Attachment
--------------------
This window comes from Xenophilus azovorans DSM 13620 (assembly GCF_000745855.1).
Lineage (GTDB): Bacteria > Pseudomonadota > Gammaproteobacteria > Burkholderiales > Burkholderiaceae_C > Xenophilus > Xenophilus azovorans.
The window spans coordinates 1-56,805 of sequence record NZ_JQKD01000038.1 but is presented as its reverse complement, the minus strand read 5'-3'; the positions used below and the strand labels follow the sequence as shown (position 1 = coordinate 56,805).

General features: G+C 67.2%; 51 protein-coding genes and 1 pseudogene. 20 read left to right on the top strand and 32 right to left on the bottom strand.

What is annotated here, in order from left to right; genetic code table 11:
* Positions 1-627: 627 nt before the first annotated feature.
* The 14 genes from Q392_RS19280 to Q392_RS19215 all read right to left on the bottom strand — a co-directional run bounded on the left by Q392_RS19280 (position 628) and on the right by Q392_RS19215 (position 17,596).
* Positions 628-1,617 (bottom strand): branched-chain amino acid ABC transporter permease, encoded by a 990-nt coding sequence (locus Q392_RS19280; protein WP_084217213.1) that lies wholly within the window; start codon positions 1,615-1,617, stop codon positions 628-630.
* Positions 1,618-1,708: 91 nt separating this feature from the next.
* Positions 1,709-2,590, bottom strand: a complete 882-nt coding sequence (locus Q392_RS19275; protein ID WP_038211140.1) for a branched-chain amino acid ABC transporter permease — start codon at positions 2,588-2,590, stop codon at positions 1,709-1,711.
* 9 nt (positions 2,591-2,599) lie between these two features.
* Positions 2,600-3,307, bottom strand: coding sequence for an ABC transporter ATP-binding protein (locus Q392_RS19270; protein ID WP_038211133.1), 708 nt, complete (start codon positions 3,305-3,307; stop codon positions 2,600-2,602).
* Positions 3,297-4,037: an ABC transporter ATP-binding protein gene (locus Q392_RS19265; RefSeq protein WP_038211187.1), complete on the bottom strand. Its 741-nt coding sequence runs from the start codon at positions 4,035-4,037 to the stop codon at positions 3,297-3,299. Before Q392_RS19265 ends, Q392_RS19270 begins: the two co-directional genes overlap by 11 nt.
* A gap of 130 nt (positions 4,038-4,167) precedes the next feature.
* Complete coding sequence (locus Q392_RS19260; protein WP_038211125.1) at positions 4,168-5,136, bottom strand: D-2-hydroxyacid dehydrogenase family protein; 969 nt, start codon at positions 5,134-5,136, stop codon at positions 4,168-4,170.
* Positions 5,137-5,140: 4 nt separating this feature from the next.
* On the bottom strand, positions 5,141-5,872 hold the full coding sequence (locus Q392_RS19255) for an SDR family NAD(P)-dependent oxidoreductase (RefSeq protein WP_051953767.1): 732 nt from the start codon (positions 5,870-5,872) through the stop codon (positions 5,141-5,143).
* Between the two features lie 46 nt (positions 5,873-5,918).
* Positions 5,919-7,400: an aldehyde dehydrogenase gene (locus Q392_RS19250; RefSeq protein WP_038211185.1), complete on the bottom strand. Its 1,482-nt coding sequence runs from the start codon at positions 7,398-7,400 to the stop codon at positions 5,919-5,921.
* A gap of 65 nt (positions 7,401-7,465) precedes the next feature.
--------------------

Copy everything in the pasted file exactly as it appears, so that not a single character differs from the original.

This window comes from Xenophilus azovorans DSM 13620 (assembly GCF_000745855.1).
Lineage (GTDB): Bacteria > Pseudomonadota > Gammaproteobacteria > Burkholderiales > Burkholderiaceae_C > Xenophilus > Xenophilus azovorans.
The window spans coordinates 1-56,805 of sequence record NZ_JQKD01000038.1 but is presented as its reverse complement, the minus strand read 5'-3'; the positions used below and the strand labels follow the sequence as shown (position 1 = coordinate 56,805).

General features: G+C 67.2%; 51 protein-coding genes and 1 pseudogene. 20 read left to right on the top strand and 32 right to left on the bottom strand.

What is annotated here, in order from left to right; genetic code table 11:
* Positions 1-627: 627 nt before the first annotated feature.
* The 14 genes from Q392_RS19280 to Q392_RS19215 all read right to left on the bottom strand — a co-directional run bounded on the left by Q392_RS19280 (position 628) and on the right by Q392_RS19215 (position 17,596).
* Positions 628-1,617 (bottom strand): branched-chain amino acid ABC transporter permease, encoded by a 990-nt coding sequence (locus Q392_RS19280; protein WP_084217213.1) that lies wholly within the window; start codon positions 1,615-1,617, stop codon positions 628-630.
* Positions 1,618-1,708: 91 nt separating this feature from the next.
* Positions 1,709-2,590, bottom strand: a complete 882-nt coding sequence (locus Q392_RS19275; protein ID WP_038211140.1) for a branched-chain amino acid ABC transporter permease — start codon at positions 2,588-2,590, stop codon at positions 1,709-1,711.
* 9 nt (positions 2,591-2,599) lie between these two features.
* Positions 2,600-3,307, bottom strand: coding sequence for an ABC transporter ATP-binding protein (locus Q392_RS19270; protein ID WP_038211133.1), 708 nt, complete (start codon positions 3,305-3,307; stop codon positions 2,600-2,602).
* Positions 3,297-4,037: an ABC transporter ATP-binding protein gene (locus Q392_RS19265; RefSeq protein WP_038211187.1), complete on the bottom strand. Its 741-nt coding sequence runs from the start codon at positions 4,035-4,037 to the stop codon at positions 3,297-3,299. Before Q392_RS19265 ends, Q392_RS19270 begins: the two co-directional genes overlap by 11 nt.
* A gap of 130 nt (positions 4,038-4,167) precedes the next feature.
* Complete coding sequence (locus Q392_RS19260; protein WP_038211125.1) at positions 4,168-5,136, bottom strand: D-2-hydroxyacid dehydrogenase family protein; 969 nt, start codon at positions 5,134-5,136, stop codon at positions 4,168-4,170.
* Positions 5,137-5,140: 4 nt separating this feature from the next.
* On the bottom strand, positions 5,141-5,872 hold the full coding sequence (locus Q392_RS19255) for an SDR family NAD(P)-dependent oxidoreductase (RefSeq protein WP_051953767.1): 732 nt from the start codon (positions 5,870-5,872) through the stop codon (positions 5,141-5,143).
* Between the two features lie 46 nt (positions 5,873-5,918).
* Positions 5,919-7,400: an aldehyde dehydrogenase gene (locus Q392_RS19250; RefSeq protein WP_038211185.1), complete on the bottom strand. Its 1,482-nt coding sequence runs from the start codon at positions 7,398-7,400 to the stop codon at positions 5,919-5,921.
* A gap of 65 nt (positions 7,401-7,465) precedes the next feature.